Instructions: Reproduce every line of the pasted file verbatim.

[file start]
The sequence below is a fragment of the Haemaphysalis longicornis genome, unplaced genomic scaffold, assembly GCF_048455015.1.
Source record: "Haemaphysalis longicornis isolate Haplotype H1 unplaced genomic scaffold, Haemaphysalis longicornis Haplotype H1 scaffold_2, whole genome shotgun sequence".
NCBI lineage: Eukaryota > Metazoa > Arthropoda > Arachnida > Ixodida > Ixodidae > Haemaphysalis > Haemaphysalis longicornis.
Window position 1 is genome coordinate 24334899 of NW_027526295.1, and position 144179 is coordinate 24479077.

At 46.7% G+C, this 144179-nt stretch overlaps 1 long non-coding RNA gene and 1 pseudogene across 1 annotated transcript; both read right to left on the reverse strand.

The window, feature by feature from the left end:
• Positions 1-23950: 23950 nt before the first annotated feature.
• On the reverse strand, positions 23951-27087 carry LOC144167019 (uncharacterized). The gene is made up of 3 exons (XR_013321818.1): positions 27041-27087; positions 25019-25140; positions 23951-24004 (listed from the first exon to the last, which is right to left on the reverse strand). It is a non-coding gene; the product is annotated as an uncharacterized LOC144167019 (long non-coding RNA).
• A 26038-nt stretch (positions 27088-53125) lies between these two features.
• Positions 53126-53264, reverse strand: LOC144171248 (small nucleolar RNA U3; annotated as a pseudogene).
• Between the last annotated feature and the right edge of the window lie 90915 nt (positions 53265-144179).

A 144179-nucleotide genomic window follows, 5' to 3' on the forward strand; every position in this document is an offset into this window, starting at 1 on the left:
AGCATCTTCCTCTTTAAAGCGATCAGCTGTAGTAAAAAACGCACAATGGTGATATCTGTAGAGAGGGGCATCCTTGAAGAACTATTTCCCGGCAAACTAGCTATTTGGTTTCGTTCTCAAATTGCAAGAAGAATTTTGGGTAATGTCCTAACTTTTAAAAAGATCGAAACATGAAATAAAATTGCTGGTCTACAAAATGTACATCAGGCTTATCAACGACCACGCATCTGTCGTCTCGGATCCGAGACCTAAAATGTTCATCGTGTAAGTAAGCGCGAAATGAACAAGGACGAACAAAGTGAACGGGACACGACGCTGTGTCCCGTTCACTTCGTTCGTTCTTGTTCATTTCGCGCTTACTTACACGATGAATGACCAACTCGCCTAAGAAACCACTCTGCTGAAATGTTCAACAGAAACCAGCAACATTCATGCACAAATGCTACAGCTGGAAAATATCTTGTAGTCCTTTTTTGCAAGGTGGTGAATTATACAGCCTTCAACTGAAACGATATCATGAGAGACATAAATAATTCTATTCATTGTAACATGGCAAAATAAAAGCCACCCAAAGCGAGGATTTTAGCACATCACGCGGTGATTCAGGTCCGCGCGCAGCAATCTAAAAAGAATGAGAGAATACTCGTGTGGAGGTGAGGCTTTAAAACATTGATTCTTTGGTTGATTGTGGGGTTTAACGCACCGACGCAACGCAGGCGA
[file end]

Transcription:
The sequence below is a fragment of the Haemaphysalis longicornis genome, unplaced genomic scaffold, assembly GCF_048455015.1.
Source record: "Haemaphysalis longicornis isolate Haplotype H1 unplaced genomic scaffold, Haemaphysalis longicornis Haplotype H1 scaffold_2, whole genome shotgun sequence".
NCBI lineage: Eukaryota > Metazoa > Arthropoda > Arachnida > Ixodida > Ixodidae > Haemaphysalis > Haemaphysalis longicornis.
Window position 1 is genome coordinate 24334899 of NW_027526295.1, and position 144179 is coordinate 24479077.

At 46.7% G+C, this 144179-nt stretch overlaps 1 long non-coding RNA gene and 1 pseudogene across 1 annotated transcript; both read right to left on the reverse strand.

The window, feature by feature from the left end:
• Positions 1-23950: 23950 nt before the first annotated feature.
• On the reverse strand, positions 23951-27087 carry LOC144167019 (uncharacterized). The gene is made up of 3 exons (XR_013321818.1): positions 27041-27087; positions 25019-25140; positions 23951-24004 (listed from the first exon to the last, which is right to left on the reverse strand). It is a non-coding gene; the product is annotated as an uncharacterized LOC144167019 (long non-coding RNA).
• A 26038-nt stretch (positions 27088-53125) lies between these two features.
• Positions 53126-53264, reverse strand: LOC144171248 (small nucleolar RNA U3; annotated as a pseudogene).
• Between the last annotated feature and the right edge of the window lie 90915 nt (positions 53265-144179).

A 144179-nucleotide genomic window follows, 5' to 3' on the forward strand; every position in this document is an offset into this window, starting at 1 on the left:
AGCATCTTCCTCTTTAAAGCGATCAGCTGTAGTAAAAAACGCACAATGGTGATATCTGTAGAGAGGGGCATCCTTGAAGAACTATTTCCCGGCAAACTAGCTATTTGGTTTCGTTCTCAAATTGCAAGAAGAATTTTGGGTAATGTCCTAACTTTTAAAAAGATCGAAACATGAAATAAAATTGCTGGTCTACAAAATGTACATCAGGCTTATCAACGACCACGCATCTGTCGTCTCGGATCCGAGACCTAAAATGTTCATCGTGTAAGTAAGCGCGAAATGAACAAGGACGAACAAAGTGAACGGGACACGACGCTGTGTCCCGTTCACTTCGTTCGTTCTTGTTCATTTCGCGCTTACTTACACGATGAATGACCAACTCGCCTAAGAAACCACTCTGCTGAAATGTTCAACAGAAACCAGCAACATTCATGCACAAATGCTACAGCTGGAAAATATCTTGTAGTCCTTTTTTGCAAGGTGGTGAATTATACAGCCTTCAACTGAAACGATATCATGAGAGACATAAATAATTCTATTCATTGTAACATGGCAAAATAAAAGCCACCCAAAGCGAGGATTTTAGCACATCACGCGGTGATTCAGGTCCGCGCGCAGCAATCTAAAAAGAATGAGAGAATACTCGTGTGGAGGTGAGGCTTTAAAACATTGATTCTTTGGTTGATTGTGGGGTTTAACGCACCGACGCAACGCAGGCGA